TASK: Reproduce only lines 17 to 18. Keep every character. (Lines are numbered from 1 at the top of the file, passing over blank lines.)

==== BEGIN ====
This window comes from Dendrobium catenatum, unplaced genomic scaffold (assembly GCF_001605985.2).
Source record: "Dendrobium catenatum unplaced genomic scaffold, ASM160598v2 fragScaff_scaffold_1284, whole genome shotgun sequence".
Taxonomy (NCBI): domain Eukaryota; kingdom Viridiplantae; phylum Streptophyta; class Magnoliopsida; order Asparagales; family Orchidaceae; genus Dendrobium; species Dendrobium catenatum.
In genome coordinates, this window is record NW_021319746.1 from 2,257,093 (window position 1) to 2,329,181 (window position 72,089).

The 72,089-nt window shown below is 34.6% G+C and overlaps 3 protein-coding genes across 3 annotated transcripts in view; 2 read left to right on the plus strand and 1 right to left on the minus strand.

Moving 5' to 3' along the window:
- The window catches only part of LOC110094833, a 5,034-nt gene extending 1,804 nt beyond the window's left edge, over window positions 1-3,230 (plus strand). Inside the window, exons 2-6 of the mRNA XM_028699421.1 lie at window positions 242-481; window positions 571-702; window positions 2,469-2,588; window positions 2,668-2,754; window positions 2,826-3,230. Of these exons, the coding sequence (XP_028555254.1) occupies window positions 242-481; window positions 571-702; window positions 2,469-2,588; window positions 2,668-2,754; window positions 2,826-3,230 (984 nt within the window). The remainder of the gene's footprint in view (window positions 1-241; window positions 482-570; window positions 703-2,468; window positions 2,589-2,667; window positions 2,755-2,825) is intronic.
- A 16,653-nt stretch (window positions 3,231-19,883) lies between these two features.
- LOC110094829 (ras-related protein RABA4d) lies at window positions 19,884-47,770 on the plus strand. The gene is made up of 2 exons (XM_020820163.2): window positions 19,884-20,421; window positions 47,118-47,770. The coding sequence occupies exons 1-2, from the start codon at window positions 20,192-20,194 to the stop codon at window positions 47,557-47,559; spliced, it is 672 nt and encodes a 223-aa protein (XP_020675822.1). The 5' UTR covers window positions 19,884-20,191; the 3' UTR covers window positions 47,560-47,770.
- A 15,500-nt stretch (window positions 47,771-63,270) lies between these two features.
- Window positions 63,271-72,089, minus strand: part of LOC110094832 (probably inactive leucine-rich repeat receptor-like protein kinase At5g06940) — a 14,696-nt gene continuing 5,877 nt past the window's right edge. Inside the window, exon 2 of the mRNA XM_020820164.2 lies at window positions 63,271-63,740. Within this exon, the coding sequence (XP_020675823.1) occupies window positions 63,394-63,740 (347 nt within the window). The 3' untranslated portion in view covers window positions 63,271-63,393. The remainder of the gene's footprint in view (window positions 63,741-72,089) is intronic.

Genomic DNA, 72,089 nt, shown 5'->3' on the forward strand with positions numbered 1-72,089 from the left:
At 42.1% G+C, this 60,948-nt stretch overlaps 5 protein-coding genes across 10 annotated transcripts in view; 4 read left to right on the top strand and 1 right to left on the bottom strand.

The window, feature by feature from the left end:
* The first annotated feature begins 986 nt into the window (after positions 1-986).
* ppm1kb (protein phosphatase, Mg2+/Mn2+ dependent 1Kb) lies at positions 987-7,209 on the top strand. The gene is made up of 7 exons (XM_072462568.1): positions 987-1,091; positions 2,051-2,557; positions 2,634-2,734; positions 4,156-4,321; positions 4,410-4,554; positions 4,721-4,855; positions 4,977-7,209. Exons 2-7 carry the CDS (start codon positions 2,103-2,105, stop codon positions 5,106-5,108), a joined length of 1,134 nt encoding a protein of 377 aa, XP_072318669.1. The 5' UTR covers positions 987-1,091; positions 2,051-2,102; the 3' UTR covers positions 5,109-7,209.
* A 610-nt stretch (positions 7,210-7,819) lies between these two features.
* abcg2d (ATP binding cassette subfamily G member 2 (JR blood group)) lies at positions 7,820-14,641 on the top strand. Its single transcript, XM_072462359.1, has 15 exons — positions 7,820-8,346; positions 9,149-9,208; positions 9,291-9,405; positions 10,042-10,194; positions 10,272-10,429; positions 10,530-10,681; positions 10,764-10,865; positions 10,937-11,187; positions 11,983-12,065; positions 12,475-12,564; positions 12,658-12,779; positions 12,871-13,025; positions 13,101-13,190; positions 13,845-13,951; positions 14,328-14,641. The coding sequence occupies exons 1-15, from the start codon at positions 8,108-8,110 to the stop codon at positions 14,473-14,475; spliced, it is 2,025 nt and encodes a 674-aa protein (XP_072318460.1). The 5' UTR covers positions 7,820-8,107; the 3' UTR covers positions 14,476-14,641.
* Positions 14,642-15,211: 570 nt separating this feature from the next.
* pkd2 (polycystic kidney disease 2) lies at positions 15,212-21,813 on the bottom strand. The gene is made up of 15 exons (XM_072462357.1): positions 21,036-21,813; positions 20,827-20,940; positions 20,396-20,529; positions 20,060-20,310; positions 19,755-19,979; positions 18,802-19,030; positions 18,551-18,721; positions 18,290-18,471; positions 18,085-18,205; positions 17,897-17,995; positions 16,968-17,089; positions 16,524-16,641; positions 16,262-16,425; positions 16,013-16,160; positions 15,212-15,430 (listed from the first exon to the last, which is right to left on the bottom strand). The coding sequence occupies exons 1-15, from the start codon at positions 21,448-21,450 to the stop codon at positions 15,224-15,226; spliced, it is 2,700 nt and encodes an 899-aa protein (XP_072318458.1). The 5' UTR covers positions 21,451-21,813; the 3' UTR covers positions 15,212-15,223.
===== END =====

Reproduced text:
* A 610-nt stretch (positions 7,210-7,819) lies between these two features.
* abcg2d (ATP binding cassette subfamily G member 2 (JR blood group)) lies at positions 7,820-14,641 on the top strand. Its single transcript, XM_072462359.1, has 15 exons — positions 7,820-8,346; positions 9,149-9,208; positions 9,291-9,405; positions 10,042-10,194; positions 10,272-10,429; positions 10,530-10,681; positions 10,764-10,865; positions 10,937-11,187; positions 11,983-12,065; positions 12,475-12,564; positions 12,658-12,779; positions 12,871-13,025; positions 13,101-13,190; positions 13,845-13,951; positions 14,328-14,641. The coding sequence occupies exons 1-15, from the start codon at positions 8,108-8,110 to the stop codon at positions 14,473-14,475; spliced, it is 2,025 nt and encodes a 674-aa protein (XP_072318460.1). The 5' UTR covers positions 7,820-8,107; the 3' UTR covers positions 14,476-14,641.